• Freesia (Freesia ×hybrida)—the yellow-flowered type is deliciously fragrant; the others are not.
    • Gardenia or Kiele (Gardenia augusta)—the yellow gardenia (Photo: D1) has a more exquisite smell than most white gardenias. Standard white gardenias (Photo: D2) are loved by some, but not all. Their scent is sometimes thought to be heavy and sickeningly sweet. ‘Heaven Scent’ (Photo: D3) is a wonderful white gardenia resistant to the black sooty mold that plagues the leaves of many other white gardenias. There are many low gardenias that can be used as fragrant groundcovers.
    • Ginger, White, or ‘Awapuhi Ke‘oke‘o (Hedychium coronarium) and Ginger, Yellow, or ‘Awapuhi Melemele (Hedychium flavescens)—the white variety (Photo: E1) grows easily and smells wonderful. Kahili ginger (Hedychium gardnerianum; Photo: E2) is beautiful, but try to avoid planting it; it’s tremendously invasive in wild areas, as birds transport the seeds.
    • Honeysuckle (Lonicera japonica)—Although it smells wonderful and the nectar is delicious, it’s hard to control this aggressive plant. A more suitable choice for a small garden might be ‘Serotina Florida’ (L. periclymenum). (Photo: F)
    • Hoya (Hoya spp.)—there are many good-smelling hoyas, but it’s hard to beat the old standard, Hoya carnosa. (Photos: G1, G2, G3)
    • Jasmine (Jasminum spp.)—there are many true jasmines that grow easily in Hawai‘i, including the well-known pīkake lahilahi (Jasminium sambac; H1). Within that species are also double pīkake (‘Grand Duke of Tuscany’) with more petals and triple pīkake (‘Bel of India’ or pīkake pupupu; Photo: H2) with even more petals.
    • Lady-of-the-Night (Brunfelsia americana)—also called queen-of-the-night. The finest choice for night fragrance. It is well-behaved, does not invade and blooms frequently. (Photo: I)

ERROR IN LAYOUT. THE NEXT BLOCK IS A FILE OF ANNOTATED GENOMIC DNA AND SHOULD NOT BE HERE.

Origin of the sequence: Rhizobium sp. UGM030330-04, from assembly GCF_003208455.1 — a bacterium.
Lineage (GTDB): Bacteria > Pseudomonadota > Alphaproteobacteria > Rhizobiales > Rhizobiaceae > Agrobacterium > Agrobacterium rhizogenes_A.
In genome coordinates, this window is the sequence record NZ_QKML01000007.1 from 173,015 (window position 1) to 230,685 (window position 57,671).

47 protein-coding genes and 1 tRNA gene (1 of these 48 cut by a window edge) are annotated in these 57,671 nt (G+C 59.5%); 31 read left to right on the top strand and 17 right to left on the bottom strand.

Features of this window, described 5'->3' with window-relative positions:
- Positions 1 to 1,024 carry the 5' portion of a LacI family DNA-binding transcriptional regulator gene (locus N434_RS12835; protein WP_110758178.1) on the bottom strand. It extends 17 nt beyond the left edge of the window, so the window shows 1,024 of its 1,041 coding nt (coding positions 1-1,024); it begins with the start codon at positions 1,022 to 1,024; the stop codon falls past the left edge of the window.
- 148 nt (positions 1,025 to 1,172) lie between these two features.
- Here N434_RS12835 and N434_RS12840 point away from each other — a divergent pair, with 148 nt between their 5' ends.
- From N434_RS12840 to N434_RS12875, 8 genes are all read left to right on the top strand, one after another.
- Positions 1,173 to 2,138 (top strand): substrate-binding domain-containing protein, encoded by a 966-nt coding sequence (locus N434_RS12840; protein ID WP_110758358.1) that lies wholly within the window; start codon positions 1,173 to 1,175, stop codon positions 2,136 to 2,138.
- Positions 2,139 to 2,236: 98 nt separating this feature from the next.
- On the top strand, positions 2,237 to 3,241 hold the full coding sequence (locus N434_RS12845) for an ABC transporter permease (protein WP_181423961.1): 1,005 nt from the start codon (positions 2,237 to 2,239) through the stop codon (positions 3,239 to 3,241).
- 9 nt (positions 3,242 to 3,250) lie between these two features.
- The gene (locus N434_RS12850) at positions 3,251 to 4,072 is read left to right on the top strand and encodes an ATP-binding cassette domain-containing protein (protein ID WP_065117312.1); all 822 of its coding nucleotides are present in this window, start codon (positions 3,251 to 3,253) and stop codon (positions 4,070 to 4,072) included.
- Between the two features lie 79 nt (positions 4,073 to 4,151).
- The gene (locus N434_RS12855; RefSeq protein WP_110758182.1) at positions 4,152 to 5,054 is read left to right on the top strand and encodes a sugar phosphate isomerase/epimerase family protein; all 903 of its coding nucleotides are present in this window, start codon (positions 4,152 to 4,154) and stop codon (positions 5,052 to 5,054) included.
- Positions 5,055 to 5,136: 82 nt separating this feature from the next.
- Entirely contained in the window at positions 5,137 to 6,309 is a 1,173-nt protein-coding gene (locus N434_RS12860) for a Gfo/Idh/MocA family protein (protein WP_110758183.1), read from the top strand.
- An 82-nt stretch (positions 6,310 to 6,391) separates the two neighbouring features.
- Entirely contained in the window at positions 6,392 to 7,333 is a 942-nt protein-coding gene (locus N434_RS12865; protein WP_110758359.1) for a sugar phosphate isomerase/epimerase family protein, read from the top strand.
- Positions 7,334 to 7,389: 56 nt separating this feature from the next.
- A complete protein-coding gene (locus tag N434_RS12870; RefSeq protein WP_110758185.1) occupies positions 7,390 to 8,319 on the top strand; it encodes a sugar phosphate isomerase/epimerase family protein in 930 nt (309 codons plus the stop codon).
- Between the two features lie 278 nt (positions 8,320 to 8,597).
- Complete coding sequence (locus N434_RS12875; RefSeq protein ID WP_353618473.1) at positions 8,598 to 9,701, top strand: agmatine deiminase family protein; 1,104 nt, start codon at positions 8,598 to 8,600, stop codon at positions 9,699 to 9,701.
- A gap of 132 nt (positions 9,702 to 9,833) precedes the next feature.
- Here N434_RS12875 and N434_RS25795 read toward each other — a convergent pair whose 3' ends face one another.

• Magnolia (Magnolia spp.)—has a fresh, almost lemony aroma. M. grandiflora is the big southern magnolia, and there are several smaller species as well. ‘Little Gem’ is considered the best for Hawai‘i. (Photos: J1, J2)
    • Mock Lime or Chinese Rice Flower (Agalia odorata)—makes a fine potted plant, but be warned, you may find it hard to leave this enchanting fragrance. The Chinese name is mei sui lan, and in Hawaiian it’s mikilana. (Photo: K)
    • Mock Orange (Murraya paniculata)—I find the smell of the flower cloying, but many people enjoy it.
    • Orchid—there are hundreds of fragrant orchids, so you have no excuse not to grow some. ‘Sharry Baby’ (Oncidium, sometimes called chocolate orchid, L1) is a familiar one. Cattleyas (Photos: L2, L3) can be intensely fragrant. I also recommend Aerides falcata (sweet) and Aerides quinquevulnera (spicy). I further suggest you read Fragrant Orchids by Steven Frowine.

      Fragrant Plant List photos from Feng Shui for Hawaii Gardens

      Fragrant Plant List photos from Feng Shui for Hawaii Gardens

    • Pakalana (Telosma cordata)—the fragrance is loved by all.
    • Philodendron giganteum—has flowers with the unexpected and refreshing smell of wintergreen, especially in the evening. If appropriate, plant it outside your bedroom window. As the name suggests, the leaves are indeed gigantic—up to four feet long. (Photos: M1, M2)
    • Pittosporum tobira—flowers best at higher elevations. I mentioned this plant in my post about Plants for the Tropical Xeriscape by Fred Rauch and Paul Weissich.
    • Plumeria Vine (Chonemorpha fragrans)—it’s not related to plumeria, but the flowers look similar.
    • Pua Kenikeni (Fagraea berteriana)—available in regular, large and super-large flowers. In my opinion the regular smells the best. The exquisite fragrance spreads through a garden in an enchanting way. (Photo: N)
    • Rose—because of their thorns, roses should not be grown near pathways. A variety of very fragrant roses grow well in Hawai‘i. No other flower smells like a rose. (Photo: O)
    • Tuberose (Polianthes tuberose)—a popular flower for lei. It’s called kupaloke in Hawaiian.